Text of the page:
Last Comic Standing
Unfortunately, Last Comic Standing isn't on the air anymore, but during its nine seasons, it prided itself on discovering unknown talent and awarding the deserving winner with both exposure and a cash prize. The series was yet another talent competition, except this time it wasn't singers or dancers — it was comedians.
Like most reality shows, however, the producers had a large influence on the show's content and its winners, but this time without letting the judges or contestants know. The show’s producers contributed to the votes, leaving the judges and everyone else angry at the rigged outcome.
Undercover Boss is another reality show that involves money and business, but the twist is that bosses go undercover as entry-level employees in order to find issues within their company. Lies and deceit seem to be the underlying basis of the show, so it shouldn't come as a surprise that the series itself is totally fake.
Reports indicate that not only is the entire show scripted, but the employees identified by the bosses as doing things very well aren't actually awarded any of the nice things they are promised on the show. What?
The debate about whether ghosts are real or not has been a topic of discussion for decades, so a reality show like Ghost Hunters was destined to achieve high ratings. It follows a pair of plumbers who act as ghostbusters for clients who claim to have paranormal occurrences in their homes.
Multiple shows (and movies) have been inspired by the series, but there has been a lot of speculation about whether the show is scripted or not. Former case manager Donna LaCroix provided a convincing case against the authenticity of the show in an interview.
You might be wondering how an innocent, drama-free show like Cupcake Wars could be included on this list of fake reality shows, but even a simple show like this is never as sweet as it seems. The show starts with four contestants hailing from bakeries all over the world who go through several rounds of competitive cupcake making.
In some of the rounds, a mystery ingredient must be included, but it's really not much of a mystery to the contestants. They are told the secret ingredient beforehand! They still have to act surprised for the cameras, of course.
Britain's Got Talent
If you've seen America's Got Talent, then you already have a good idea how Britain's Got Talent works. The infamous "mean" judge on American Idol — i.e. Simon Cowell — created the show, but it was all proven to be fake in a very public scandal back in 2015.
When a dog act called "Jules and Matisse" won the competition, the truth came to light. During the final performance, the canine star, Matisse, was too scared to perform, so the producers used a similar looking dog instead. Viewers were furious to learn it was all rigged.
House makeover shows are pretty popular among reality TV fans. Apparently, everyone secretly wishes it was their house getting completely re-done or at least fixed up. Well, it turns out that the homeowners on the show aren't really getting the fixer-upper the show leads us all to believe.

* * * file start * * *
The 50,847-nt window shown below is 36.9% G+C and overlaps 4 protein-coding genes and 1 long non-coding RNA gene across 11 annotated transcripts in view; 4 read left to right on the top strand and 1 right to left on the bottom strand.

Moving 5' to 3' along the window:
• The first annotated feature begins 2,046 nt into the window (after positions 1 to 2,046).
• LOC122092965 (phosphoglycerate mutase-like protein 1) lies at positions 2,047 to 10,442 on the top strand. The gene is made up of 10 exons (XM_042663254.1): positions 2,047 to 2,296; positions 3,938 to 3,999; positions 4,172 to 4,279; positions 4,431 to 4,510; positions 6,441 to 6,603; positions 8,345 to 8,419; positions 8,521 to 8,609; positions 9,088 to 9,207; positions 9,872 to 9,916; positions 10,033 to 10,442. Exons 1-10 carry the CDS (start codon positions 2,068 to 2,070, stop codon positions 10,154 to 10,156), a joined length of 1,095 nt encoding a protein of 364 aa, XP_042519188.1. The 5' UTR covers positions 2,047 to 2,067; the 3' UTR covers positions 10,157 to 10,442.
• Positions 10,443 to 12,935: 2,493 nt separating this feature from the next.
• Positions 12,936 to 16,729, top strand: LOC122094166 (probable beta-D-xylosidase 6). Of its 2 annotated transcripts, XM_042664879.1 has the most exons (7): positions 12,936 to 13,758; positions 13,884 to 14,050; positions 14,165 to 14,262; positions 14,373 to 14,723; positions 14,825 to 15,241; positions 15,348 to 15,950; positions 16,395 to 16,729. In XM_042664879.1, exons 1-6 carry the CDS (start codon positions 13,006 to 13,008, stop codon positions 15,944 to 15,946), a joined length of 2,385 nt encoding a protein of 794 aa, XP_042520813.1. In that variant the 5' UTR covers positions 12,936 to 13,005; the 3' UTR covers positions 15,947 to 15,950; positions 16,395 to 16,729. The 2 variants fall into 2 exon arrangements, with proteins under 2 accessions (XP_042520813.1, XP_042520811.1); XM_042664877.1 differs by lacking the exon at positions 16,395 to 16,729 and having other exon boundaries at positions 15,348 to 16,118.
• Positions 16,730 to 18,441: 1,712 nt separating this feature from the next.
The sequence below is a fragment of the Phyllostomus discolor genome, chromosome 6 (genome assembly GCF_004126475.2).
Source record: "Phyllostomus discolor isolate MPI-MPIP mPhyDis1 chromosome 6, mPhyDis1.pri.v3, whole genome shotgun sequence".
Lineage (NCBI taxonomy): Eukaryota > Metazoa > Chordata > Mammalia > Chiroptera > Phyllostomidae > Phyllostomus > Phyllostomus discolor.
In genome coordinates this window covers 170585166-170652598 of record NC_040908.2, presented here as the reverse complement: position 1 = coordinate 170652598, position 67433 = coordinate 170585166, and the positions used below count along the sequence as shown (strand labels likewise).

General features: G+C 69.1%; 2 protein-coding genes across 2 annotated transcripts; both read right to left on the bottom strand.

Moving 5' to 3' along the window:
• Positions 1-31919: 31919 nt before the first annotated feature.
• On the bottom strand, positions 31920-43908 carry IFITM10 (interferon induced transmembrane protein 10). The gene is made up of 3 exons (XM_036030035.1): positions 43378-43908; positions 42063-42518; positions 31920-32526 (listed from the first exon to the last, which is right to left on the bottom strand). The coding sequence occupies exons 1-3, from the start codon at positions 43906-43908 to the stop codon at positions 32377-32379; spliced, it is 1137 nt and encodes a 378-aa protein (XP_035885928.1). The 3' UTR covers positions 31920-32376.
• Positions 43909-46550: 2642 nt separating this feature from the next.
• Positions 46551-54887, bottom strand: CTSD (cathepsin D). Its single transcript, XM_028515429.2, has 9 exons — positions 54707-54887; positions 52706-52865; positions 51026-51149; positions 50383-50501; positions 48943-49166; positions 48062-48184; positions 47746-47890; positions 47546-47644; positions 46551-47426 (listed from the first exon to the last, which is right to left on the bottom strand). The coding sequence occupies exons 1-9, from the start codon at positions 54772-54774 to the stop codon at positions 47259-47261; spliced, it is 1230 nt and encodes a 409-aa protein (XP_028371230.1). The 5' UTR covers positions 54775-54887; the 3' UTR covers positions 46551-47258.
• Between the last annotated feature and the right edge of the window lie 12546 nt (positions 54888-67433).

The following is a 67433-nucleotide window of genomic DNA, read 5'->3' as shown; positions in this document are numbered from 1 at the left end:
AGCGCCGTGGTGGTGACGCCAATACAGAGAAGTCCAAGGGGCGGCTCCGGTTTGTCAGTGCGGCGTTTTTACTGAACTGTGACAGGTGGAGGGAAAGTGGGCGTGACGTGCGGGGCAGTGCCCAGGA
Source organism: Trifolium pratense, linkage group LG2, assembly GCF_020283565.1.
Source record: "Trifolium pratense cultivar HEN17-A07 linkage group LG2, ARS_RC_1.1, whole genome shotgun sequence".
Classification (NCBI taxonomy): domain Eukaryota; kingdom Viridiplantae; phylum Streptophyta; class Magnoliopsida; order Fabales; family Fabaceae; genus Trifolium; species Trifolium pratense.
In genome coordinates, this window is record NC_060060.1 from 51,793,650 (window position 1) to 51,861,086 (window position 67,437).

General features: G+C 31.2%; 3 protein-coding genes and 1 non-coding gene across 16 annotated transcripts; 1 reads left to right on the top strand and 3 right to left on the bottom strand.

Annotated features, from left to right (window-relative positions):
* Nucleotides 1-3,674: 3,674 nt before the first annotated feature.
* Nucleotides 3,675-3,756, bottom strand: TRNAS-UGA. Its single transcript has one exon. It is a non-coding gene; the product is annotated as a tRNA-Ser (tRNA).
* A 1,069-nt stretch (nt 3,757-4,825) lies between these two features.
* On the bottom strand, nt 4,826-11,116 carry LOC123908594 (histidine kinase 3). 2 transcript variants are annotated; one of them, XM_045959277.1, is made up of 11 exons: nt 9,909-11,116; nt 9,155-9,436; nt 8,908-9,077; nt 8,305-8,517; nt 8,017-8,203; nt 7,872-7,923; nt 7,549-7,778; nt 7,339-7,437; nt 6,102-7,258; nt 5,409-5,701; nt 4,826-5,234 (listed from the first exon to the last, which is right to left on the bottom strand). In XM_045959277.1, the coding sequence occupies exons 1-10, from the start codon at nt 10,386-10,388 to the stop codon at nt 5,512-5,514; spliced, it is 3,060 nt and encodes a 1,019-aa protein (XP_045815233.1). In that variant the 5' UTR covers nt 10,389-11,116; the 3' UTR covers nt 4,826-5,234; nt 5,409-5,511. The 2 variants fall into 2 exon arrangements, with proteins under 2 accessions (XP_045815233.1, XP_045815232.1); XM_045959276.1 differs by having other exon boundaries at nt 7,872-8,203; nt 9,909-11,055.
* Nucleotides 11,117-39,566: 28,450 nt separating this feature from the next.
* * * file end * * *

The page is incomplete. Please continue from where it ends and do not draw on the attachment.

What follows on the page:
First, the homeowners don't choose between three houses in the beginning, as the show depicts. They have already bought the house prior to filming. Also, none of the decor is included in the budget, so if they want to keep it after the show wraps, they have to pay for it — and fancy furniture comes with fancy prices.
Apparently, the ins and outs of pawning items is fascinating to the American population, considering Pawn Stars quickly became the highest rated show on its network and the No. 2 reality show behind Jersey Shore. The premise is pretty simple: You watch the interactions between staff and customers who are selling and pawning different items.
Despite its popularity, the show is almost completely scripted. Plus, the show's stars aren't even allowed to work the counter during regular hours, according to Nevada law, and all the pawned items are researched and priced beforehand. Much less interesting, right?
Before he became the President of the United States, Donald Trump was the star of the reality business show The Apprentice. The series basically shows a number of contestants competing for a spot in Trump's company, which none of them ever actually win.
Not only were the contestants used as promotion for Trump's business, but they admitted that the firing segments were for dramatic effect, and they knew prior to filming whether they were being "fired" or not. The actual "reality" behind the show was that Trump believed it would be irresponsible to allow the winner to lead a business based on a competition.
It seems like Teen Mom has been on TV forever, but that's simply because people love to see the drama-filled lives of pregnant teenagers. Weird, right? It's actually a spin-off of the popular reality show 16 and Pregnant and shows the lives of the teens after they give birth.
MTV producers are known to manipulate many of the shows on the network, and Teen Mom is no different. Although the drama and break-ups were real, a lot of the conversations between family members were edited to make the show more entertaining.
The Hills actually decided to do things a little differently by outing itself as yet another fake reality series. In its dramatic finale, Brody Jenner stands on a Hollywood set with the cast and crew rolling back the entire set in the closing scene, creating a deliberately dramatic response.
The show was a spin-off of the popular show Laguna Beach, and despite rumors that it was fake, it remained very popular. After the show was over, producers and cast members admitted that most of it wasn't real and that it was scripted.